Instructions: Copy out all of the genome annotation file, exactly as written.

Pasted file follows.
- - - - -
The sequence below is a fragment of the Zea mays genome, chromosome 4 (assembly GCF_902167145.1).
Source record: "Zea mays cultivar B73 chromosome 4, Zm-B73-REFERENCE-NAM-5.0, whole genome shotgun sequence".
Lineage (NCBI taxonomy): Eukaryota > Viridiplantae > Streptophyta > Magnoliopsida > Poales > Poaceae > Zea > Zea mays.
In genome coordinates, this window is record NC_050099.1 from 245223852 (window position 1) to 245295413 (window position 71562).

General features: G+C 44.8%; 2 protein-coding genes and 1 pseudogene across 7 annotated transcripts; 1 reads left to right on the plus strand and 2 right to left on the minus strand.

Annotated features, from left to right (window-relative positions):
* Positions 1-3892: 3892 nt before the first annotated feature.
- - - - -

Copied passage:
The sequence below is a fragment of the Zea mays genome, chromosome 4 (assembly GCF_902167145.1).
Source record: "Zea mays cultivar B73 chromosome 4, Zm-B73-REFERENCE-NAM-5.0, whole genome shotgun sequence".
Lineage (NCBI taxonomy): Eukaryota > Viridiplantae > Streptophyta > Magnoliopsida > Poales > Poaceae > Zea > Zea mays.
In genome coordinates, this window is record NC_050099.1 from 245223852 (window position 1) to 245295413 (window position 71562).

General features: G+C 44.8%; 2 protein-coding genes and 1 pseudogene across 7 annotated transcripts; 1 reads left to right on the plus strand and 2 right to left on the minus strand.

Annotated features, from left to right (window-relative positions):
* Positions 1-3892: 3892 nt before the first annotated feature.